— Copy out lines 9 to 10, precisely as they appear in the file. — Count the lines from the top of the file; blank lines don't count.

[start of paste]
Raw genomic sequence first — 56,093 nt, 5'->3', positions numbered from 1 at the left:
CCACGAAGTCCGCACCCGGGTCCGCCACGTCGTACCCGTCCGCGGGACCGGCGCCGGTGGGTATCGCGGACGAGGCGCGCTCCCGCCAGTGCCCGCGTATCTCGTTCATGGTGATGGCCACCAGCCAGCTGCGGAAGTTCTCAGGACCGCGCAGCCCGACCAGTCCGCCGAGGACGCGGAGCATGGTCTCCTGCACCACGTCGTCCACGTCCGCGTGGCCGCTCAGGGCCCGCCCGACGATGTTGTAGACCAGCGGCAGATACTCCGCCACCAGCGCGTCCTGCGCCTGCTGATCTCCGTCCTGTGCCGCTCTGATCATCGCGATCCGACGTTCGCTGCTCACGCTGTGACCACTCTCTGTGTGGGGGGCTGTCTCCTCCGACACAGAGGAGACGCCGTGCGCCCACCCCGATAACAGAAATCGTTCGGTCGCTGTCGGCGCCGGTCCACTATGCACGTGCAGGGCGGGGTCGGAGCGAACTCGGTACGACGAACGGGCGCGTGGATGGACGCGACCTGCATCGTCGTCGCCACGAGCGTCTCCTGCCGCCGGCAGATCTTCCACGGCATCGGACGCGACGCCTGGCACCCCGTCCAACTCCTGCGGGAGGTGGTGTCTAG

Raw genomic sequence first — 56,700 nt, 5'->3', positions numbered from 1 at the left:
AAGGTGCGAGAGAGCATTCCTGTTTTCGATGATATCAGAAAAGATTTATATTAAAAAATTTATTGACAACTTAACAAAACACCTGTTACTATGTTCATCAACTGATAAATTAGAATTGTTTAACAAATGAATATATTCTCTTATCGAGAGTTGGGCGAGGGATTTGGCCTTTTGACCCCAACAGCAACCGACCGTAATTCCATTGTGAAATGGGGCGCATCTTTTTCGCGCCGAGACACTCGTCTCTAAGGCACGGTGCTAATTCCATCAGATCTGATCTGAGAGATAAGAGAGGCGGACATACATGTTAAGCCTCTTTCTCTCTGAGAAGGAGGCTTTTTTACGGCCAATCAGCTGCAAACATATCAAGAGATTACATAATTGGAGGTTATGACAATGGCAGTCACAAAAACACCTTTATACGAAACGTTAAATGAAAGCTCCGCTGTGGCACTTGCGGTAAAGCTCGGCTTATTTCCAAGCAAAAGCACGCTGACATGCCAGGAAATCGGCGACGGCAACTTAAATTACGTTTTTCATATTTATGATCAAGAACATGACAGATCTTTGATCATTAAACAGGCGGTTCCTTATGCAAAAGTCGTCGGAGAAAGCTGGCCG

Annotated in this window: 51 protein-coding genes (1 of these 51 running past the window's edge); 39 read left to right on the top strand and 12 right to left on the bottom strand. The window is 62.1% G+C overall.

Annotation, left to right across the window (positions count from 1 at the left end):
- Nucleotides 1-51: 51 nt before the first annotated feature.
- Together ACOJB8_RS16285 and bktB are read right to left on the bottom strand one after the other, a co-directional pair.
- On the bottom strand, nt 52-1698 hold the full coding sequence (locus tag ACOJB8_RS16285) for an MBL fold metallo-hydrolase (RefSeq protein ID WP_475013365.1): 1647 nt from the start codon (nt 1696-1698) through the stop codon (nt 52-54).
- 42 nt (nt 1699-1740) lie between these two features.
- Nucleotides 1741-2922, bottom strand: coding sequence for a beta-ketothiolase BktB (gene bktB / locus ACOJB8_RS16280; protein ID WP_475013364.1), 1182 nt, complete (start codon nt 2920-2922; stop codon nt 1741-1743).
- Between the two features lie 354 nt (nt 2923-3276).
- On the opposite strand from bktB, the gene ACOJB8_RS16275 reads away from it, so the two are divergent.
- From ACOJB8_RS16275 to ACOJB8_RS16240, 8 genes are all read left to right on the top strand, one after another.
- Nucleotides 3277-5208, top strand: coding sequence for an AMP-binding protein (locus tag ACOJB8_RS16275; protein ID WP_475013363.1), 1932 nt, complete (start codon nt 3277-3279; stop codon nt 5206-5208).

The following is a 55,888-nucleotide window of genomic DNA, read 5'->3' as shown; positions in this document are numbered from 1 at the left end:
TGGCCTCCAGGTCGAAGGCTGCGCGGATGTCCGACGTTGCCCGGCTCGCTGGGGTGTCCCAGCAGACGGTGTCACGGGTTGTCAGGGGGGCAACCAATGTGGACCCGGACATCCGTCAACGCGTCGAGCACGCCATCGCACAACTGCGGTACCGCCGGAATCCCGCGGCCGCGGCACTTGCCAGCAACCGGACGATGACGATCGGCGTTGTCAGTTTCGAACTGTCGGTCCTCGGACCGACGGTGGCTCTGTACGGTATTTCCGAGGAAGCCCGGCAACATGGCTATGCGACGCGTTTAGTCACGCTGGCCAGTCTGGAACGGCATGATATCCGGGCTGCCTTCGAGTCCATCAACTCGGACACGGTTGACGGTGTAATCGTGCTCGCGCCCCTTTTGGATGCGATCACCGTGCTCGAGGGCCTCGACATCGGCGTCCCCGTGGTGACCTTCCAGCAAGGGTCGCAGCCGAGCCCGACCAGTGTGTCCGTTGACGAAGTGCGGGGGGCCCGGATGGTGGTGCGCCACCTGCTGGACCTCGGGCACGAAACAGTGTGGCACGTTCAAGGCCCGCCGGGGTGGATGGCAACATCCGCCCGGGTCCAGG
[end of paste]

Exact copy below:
- On the bottom strand, nt 52-1698 hold the full coding sequence (locus tag ACOJB8_RS16285) for an MBL fold metallo-hydrolase (RefSeq protein ID WP_475013365.1): 1647 nt from the start codon (nt 1696-1698) through the stop codon (nt 52-54).
- 42 nt (nt 1699-1740) lie between these two features.